“We just wanted to find a way to give back to them. We thought we could honor Steven and his family through the walk-a-thon. We want our kids to feel that they can give back to their community, and it’s not always financial: we have kids who write cards for nursing homes, for instance, and we are trying to find ways to teach them to reach out,” said Amburgey.

With almost 1,300 kids from 18 schools across three counties receiving power packs, it’s clear that Steven’s generous spirit has resonated deeply within his community. Amburgey knows that community support from generous business sponsors and individual donors is vital to continue their work.

“About three dollars can feed a child for a weekend. That’s the cost of a Starbucks. And that’s how we present it to our community sponsors. They can relate to that amount, and then understand why we want $150—because of how far it can go. And they know, too, that one-hundred percent of that goes to the children.”

When they consider what drives them to remain a positive force for the community, the Hunters haven’t lost sight of their inspiration.

“Steven loved people,” Mark said. “From the time he was very small, he wanted to help people. He had a way of engaging with people at their level of interest, and it was not about him. It was about them. He’d go to the kid on the playground who nobody wanted to play with, and he’d try to pull them in. He’d give away his lunch money. And as he grew into young adulthood, it never went away.”

From giving away his lunch money to a legacy which feeds a whole community, Steven’s memory is one that Portsmouth won’t soon forget. And the Hunters know that it couldn’t be done without support from the town Steven loved.

“Virgie and I are in awe of the support. We are just so, so thankful,” Mark said.

Individual donations to the Steven A. Hunter Hope Fund can be pledged at: stevenshopefund.org. The walk-a-thon will continue through May 11.

Mark & Virgie Hunter (pictured far left), along with Kathy Amburgey (pictured second from right) are grateful for volunteer and donor support for the Steven A. Hunter Hope Fund.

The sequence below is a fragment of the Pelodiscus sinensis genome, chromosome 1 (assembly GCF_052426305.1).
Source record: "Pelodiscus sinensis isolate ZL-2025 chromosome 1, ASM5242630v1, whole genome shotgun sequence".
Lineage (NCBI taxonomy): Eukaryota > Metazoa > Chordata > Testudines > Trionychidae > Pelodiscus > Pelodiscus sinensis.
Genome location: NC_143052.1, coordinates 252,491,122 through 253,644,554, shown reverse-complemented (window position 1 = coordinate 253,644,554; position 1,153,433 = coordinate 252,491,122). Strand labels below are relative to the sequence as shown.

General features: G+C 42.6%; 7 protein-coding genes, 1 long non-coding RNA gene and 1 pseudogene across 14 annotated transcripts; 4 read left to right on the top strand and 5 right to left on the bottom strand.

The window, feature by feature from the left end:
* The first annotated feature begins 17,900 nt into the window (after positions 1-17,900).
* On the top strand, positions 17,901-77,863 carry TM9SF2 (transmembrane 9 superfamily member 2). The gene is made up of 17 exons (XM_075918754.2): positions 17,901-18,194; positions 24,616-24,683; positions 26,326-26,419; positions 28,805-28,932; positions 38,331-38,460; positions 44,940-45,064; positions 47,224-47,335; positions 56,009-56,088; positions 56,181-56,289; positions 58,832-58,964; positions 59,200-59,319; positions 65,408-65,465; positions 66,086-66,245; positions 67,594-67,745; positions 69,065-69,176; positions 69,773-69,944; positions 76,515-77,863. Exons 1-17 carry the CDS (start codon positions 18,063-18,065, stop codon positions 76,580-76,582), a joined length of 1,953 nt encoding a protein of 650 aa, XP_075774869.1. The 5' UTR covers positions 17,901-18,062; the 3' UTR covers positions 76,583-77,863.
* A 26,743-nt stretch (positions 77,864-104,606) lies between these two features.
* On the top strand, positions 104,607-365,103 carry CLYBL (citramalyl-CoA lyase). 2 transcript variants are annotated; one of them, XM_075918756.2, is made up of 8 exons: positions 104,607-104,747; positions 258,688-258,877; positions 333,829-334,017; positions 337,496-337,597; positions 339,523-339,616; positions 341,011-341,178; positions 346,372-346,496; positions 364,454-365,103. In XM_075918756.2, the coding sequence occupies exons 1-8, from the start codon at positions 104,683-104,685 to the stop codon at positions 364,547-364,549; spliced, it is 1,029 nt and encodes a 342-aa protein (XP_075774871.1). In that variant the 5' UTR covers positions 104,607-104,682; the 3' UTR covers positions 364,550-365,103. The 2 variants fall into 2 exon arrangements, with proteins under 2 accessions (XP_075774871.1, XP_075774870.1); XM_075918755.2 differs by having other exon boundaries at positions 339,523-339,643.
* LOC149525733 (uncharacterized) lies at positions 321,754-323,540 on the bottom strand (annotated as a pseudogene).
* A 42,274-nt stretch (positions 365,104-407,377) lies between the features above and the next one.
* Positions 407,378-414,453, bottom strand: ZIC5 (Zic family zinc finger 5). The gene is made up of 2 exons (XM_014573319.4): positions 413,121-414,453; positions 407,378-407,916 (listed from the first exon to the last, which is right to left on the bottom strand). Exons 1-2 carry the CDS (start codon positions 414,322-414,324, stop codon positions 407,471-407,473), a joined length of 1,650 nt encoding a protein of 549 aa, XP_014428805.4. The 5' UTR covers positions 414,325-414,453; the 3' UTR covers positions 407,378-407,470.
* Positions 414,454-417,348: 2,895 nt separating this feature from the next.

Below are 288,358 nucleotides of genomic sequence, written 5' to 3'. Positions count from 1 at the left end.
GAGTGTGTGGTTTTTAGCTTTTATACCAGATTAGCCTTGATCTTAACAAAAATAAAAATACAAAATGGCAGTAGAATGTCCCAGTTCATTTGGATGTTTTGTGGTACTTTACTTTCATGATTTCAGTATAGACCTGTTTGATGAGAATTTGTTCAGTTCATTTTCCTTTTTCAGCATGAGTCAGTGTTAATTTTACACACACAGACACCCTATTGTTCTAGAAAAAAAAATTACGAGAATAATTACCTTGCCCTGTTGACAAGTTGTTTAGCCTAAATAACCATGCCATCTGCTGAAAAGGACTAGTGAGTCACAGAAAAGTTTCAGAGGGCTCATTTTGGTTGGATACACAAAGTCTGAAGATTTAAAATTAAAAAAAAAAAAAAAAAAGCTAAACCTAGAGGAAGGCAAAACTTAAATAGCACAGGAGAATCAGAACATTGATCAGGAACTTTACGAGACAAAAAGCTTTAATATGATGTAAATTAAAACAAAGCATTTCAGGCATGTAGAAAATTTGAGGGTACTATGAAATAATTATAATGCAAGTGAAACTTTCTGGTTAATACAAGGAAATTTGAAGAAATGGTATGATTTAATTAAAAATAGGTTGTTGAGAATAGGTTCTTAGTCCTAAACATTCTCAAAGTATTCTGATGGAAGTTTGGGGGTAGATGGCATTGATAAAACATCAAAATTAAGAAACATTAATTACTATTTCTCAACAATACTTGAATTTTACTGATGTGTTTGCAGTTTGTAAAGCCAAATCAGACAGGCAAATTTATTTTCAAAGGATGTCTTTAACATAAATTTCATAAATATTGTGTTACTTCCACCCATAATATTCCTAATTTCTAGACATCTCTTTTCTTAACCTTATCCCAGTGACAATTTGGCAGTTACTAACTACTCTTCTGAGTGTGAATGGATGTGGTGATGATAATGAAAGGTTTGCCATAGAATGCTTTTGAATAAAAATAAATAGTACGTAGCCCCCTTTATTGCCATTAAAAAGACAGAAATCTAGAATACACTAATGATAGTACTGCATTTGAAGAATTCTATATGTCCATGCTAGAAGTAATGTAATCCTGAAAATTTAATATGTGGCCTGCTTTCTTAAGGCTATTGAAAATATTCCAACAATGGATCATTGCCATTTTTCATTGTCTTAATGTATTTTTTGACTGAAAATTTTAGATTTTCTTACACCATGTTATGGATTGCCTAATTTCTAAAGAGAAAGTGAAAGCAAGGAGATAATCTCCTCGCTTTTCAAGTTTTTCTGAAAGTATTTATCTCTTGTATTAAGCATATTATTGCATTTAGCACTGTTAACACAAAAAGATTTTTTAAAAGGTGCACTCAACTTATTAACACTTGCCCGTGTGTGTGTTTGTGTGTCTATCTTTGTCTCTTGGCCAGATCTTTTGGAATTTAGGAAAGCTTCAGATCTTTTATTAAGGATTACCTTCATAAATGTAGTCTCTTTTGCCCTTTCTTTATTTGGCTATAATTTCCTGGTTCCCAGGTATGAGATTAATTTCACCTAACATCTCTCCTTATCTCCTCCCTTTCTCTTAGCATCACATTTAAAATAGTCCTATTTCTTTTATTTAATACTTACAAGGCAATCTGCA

https://www.portsmouth-dailytimes.com/wp-content/uploads/sites/28/2022/05/web1_Steven2.jpgMark & Virgie Hunter (pictured far left), along with Kathy Amburgey (pictured second from right) are grateful for volunteer and donor support for the Steven A. Hunter Hope Fund.

https://www.portsmouth-dailytimes.com/wp-content/uploads/sites/28/2022/05/web1_Steven1.jpg

Students, teachers, and volunteers from Portsmouth Elementary School gathered Tuesday at the Hadsell Track & Field to raise money for children living with food insecurity as proud parents and organizers, Mark and Virgie Hunter, looked on.
https://www.portsmouth-dailytimes.com/wp-content/uploads/sites/28/2022/05/web1_Steven3.jpgStudents, teachers, and volunteers from Portsmouth Elementary School gathered Tuesday at the Hadsell Track & Field to raise money for children living with food insecurity as proud parents and organizers, Mark and Virgie Hunter, looked on.

By Kasie McCreary

[email protected]

Reach Kasie McCreary at (740) 353-3101 ext. 1931, or by email at [email protected]

© 2022 Portsmouth Daily Times, all rights reserved

Reach Kasie McCreary at (740) 353-3101 ext. 1931, or by email at [email protected]

© 2022 Portsmouth Daily Times, all rights reserved